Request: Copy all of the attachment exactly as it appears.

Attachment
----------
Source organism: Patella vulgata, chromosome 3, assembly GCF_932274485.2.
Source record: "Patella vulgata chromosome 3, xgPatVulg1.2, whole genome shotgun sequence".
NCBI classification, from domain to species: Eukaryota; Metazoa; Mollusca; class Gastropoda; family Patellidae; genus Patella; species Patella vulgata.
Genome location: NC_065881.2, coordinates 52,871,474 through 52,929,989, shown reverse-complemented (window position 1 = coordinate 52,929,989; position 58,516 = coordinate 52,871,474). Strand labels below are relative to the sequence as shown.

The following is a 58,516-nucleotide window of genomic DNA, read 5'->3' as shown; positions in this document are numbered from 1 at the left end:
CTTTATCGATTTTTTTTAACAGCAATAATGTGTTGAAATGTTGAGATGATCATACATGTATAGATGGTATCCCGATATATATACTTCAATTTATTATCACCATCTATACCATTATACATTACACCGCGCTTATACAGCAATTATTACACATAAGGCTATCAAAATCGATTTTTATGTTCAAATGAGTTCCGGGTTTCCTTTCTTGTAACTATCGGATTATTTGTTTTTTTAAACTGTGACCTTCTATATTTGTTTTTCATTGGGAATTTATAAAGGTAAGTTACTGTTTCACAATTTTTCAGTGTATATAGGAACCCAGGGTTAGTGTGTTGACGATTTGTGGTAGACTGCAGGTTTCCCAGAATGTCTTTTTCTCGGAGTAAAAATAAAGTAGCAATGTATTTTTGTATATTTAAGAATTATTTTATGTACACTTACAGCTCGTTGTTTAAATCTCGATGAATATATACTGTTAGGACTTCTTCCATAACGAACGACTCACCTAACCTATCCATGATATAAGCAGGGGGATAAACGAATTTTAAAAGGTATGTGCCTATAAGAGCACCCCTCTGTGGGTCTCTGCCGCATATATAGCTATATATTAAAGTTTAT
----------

Source organism: Patella vulgata, chromosome 3, assembly GCF_932274485.2.
Source record: "Patella vulgata chromosome 3, xgPatVulg1.2, whole genome shotgun sequence".
NCBI classification, from domain to species: Eukaryota; Metazoa; Mollusca; class Gastropoda; family Patellidae; genus Patella; species Patella vulgata.
Genome location: NC_065881.2, coordinates 52,871,474 through 52,929,989, shown reverse-complemented (window position 1 = coordinate 52,929,989; position 58,516 = coordinate 52,871,474). Strand labels below are relative to the sequence as shown.

The following is a 58,516-nucleotide window of genomic DNA, read 5'->3' as shown; positions in this document are numbered from 1 at the left end:
CTTTATCGATTTTTTTTAACAGCAATAATGTGTTGAAATGTTGAGATGATCATACATGTATAGATGGTATCCCGATATATATACTTCAATTTATTATCACCATCTATACCATTATACATTACACCGCGCTTATACAGCAATTATTACACATAAGGCTATCAAAATCGATTTTTATGTTCAAATGAGTTCCGGGTTTCCTTTCTTGTAACTATCGGATTATTTGTTTTTTTAAACTGTGACCTTCTATATTTGTTTTTCATTGGGAATTTATAAAGGTAAGTTACTGTTTCACAATTTTTCAGTGTATATAGGAACCCAGGGTTAGTGTGTTGACGATTTGTGGTAGACTGCAGGTTTCCCAGAATGTCTTTTTCTCGGAGTAAAAATAAAGTAGCAATGTATTTTTGTATATTTAAGAATTATTTTATGTACACTTACAGCTCGTTGTTTAAATCTCGATGAATATATACTGTTAGGACTTCTTCCATAACGAACGACTCACCTAACCTATCCATGATATAAGCAGGGGGATAAACGAATTTTAAAAGGTATGTGCCTATAAGAGCACCCCTCTGTGGGTCTCTGCCGCATATATAGCTATATATTAAAGTTTAT